The Bush administration and the National Governors Association Tuesday formed a task force headed by Sec. of Energy Spencer Abraham and Michigan Gov. John Engler to examine electricity infrastructure issues.
Engler, the new chairman of the governors association, is a close Republican ally of President George W. Bush. The task force will look into current state and federal policies and make recommendations in three areas, DOE said.
It will identify opportunities to streamline generation siting policies and processes, consistent with sound environmental policy, to insure generation capacity is in place to smooth the progress of competitive electricity markets.
The task force is charged with identifying regulatory and institutional barriers to siting of new transmission infrastructure and developing recommendations to helping states break the logjam. It will also have responsibility for identifying policies and practices necessary to support regional electricity markets and for outlining principles for “multistate collaborative approaches to address regional infrastructure issues.”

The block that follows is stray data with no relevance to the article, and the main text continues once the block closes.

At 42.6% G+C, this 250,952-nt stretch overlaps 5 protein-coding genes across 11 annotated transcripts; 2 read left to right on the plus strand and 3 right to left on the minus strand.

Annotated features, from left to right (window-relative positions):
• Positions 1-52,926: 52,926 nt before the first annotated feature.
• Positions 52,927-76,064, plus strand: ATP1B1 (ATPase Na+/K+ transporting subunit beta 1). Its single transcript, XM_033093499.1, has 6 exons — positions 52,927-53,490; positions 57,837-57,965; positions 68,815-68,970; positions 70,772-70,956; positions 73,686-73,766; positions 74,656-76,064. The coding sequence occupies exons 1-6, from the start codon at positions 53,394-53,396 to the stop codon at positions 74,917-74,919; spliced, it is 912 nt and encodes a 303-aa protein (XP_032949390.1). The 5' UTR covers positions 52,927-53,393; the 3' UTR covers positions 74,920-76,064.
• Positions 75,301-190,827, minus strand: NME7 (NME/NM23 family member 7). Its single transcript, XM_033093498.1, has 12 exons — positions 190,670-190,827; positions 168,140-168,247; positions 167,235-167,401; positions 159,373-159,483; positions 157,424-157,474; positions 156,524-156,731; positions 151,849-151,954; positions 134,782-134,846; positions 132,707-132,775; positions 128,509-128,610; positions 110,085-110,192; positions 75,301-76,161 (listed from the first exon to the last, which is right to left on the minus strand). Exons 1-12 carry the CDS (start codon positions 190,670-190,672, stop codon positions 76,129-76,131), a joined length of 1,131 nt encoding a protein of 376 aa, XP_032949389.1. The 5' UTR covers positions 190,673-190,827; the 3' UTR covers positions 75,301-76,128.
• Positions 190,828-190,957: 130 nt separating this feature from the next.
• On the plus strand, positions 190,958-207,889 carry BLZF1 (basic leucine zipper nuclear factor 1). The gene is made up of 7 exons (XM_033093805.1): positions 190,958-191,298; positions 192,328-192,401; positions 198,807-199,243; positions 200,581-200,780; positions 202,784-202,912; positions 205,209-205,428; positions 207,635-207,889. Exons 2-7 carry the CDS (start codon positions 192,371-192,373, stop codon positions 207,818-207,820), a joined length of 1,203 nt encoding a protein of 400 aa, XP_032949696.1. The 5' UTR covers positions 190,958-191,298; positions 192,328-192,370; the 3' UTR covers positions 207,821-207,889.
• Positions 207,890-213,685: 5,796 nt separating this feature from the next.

Presently, siting authority for power lines rests with state and local jurisdictions. This has raised concerns state regulators are blocking transmission lines that appear to benefit one state more than another.
Proposals to bypass state jurisdictions by giving federal regulators eminent domain authority have raised fears of federal control among environmentalists and state regulators.
Abraham called the task force a key piece in putting the administration’s energy policy into place. The Bush energy plan called for removing barriers to siting new power lines to eliminate bottlenecks and create a true national grid.
“This effort is evidence of our recognition of the unique energy concerns facing different regions of the US,” he said. Abraham said the task force complements other activities undertaken by the administration, including work on increasing capacity on Path 15 transmission facilities in California.
Engler said the task force will supply “best practices” information, develop research papers, conduct executive policy forums, provide targeted assistance to individual states, and prepare interim and final reports over a 2-year period.